Real McCoy 

Nashville’s Jonny Fritz turns trash into country gold

Jonny Fritz’s song “Trash Day” begins with a dusky, hi-lonesome canter that would make Charles Portis and Cormac McCarthy shiver. It’s the kind of eerie night-owl music that evokes stark western landscapes and questionable characters. It’s what Magnolia Electric Co. tapped into with songs like “Talk to Me Devil, Again.” But the words to Fritz’s song don’t fall into line with expected storytelling. Instead of themes about devils and whiskey, gritty countryside and suicidal cowboys, “Trash Day” is literally about trash day. “Monday is the the day that the trash goes out—I can’t forget,” Fritz sings. “Oh my god! Monday morning I wake up as the truck goes by—oh my god!—she’s going to be so goddamned mad at me. Oh my god!” It’s hard not to snicker at mundane subject matter treated with such weird seriousness, and yet, the dark, echoing chords and Fritz’s mournful voice make you absolutely certain there’s something more profound happening. Even while entertaining, the song creates a certain dread in the back of your mind.

Fritz wrote “Trash Day” when an acquaintance decided to come along on tour with him and his bandmates. He recalls the acquaintance constantly talking on the phone with his wife, trying to appease her. “He was on the phone with her every damned minute,” Fritz says. “You’d hear him cowering and whispering saying, ‘No. No, baby. We’re not—No, you go ahead. I’m not speaking over you.’ I wanted to pull over and be like, ‘All right dude, you can have those conversations but you’ve got to do it outside of the van.’ There were five other people sitting [in the van] and I was thinking, ‘You can’t do this to us. This is miserable.’” Fritz laughs. “Then I thought, ‘What’s the saddest song I can think of without saying anything sad but conveying that emotion and darkness of making a small mistake that doesn’t fucking matter but that you’re going to have to deal with for a long time?’ I wrote that song because I put myself in his shoes. And that’s what came out.”

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“Trash Day” is a perfect example of how Fritz is funny in his observations but empathetic, too. In casual conversation, the 30-year-old Nashville musician has all the humility you could hope for in someone who’s getting noticed. He’s represented by ATO Records along with Alabama Shakes, Old 97’s, Old Crow Medicine Show and Drive-By Truckers. He was written up in Rolling Stone last year as an “Artist to Watch,” interviewed on NPR and received a rave review from No Depression for Dad Country, his most recent album that includes “Trash Day.” Dad Country was recorded at Jackson Browne’s Los Angeles studio (Browne offered the space when Fritz and his bandmates were in a pinch) and he plays on a few tracks, a bit of info Fritz doesn’t automatically offer; he’s not one to name drop. Under his previous moniker Jonny Corndawg, Fritz came to Missoula last year and opened for The Devil Makes Three to a sold-out audience at the Wilma Theatre. He was also the subject of Straw Dawg, a short documentary that screened at this year’s Big Sky Documentary Film Festival; the film focused on Fritz’s foray into running marathons. He returns to Montana this week to play five shows with Missoula’s Best Westerns and Chris Sand (aka The Rapping Cowboy) in Missoula, Whitefish, St. Mary, Coram and Bigfork.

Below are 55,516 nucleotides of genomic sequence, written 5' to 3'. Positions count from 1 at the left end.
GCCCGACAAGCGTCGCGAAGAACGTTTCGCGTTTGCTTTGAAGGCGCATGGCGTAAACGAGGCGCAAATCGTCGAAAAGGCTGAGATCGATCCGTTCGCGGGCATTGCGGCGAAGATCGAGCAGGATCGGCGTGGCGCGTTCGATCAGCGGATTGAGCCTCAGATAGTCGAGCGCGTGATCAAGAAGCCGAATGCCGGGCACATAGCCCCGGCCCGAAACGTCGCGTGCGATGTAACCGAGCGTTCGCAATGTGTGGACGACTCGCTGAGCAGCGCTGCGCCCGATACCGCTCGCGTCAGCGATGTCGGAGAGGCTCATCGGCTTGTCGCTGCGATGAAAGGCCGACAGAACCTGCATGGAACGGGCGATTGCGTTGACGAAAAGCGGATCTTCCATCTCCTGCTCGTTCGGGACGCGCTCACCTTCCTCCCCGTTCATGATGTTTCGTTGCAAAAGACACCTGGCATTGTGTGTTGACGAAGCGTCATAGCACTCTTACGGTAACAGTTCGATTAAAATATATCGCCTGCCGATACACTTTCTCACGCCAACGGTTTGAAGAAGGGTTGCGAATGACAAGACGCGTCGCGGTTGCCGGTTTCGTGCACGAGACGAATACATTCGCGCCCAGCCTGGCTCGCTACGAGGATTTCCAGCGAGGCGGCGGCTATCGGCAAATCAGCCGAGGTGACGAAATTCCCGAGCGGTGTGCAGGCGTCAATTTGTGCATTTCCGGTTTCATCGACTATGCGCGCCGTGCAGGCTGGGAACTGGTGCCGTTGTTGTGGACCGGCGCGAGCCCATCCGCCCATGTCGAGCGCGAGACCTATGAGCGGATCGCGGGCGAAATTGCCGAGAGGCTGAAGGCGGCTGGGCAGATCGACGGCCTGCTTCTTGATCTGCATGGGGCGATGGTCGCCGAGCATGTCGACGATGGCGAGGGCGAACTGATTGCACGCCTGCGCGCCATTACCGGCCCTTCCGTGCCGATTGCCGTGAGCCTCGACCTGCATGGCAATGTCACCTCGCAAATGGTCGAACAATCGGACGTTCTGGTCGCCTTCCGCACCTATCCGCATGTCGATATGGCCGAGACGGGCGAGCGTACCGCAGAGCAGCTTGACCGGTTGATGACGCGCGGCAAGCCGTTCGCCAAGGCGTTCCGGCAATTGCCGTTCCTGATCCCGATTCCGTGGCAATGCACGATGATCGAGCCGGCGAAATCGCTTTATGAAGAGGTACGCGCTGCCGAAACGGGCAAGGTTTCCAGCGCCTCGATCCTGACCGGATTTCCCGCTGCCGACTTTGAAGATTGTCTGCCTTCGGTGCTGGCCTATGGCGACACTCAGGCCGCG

Fritz met Sand over 20 years ago in Nashville. Fritz, who was born in Missoula and raised in Charlottesville, Va., was visiting Nashville when a Music City producer named Chris Davis brought him backstage to the Grand Ole Opry before lining him up to play at one of the honky tonks. “He said he could get me on a show with Montana’s Rappin’ Cowboy and I said ‘Of course!’ And since I was born in Montana I kind of felt like, ‘Shit, this is a match made in heaven!’ It really was, I was blown away by his style. I have always had such a heavy, sexy spot in my heart for Chris Sand.” (Sand, for his part, has a fond recollection of seeing Fritz for the first time, a teenage musician, in pink headband and Christmas sweater, taking a nap on a motorcycle outside the bar they played that night.)

Dad Country is Fritz’s third solo album, but it feels like the beginning of something bigger. As with “Trash Day,” tracks like “Suck in Your Gut” and “All We Do is Complain” teeter between goofy and utterly gut-wrenching. It’s the kind of balance that forces you to engage. And in Nashville, where new country music springs up every second, glammed-up like fool’s gold, Fritz feels like the real thing.

Jonny Fritz plays the Top Hat Wed., July 23, at 10 PM with The Best Westerns and Chris Sand. Free.

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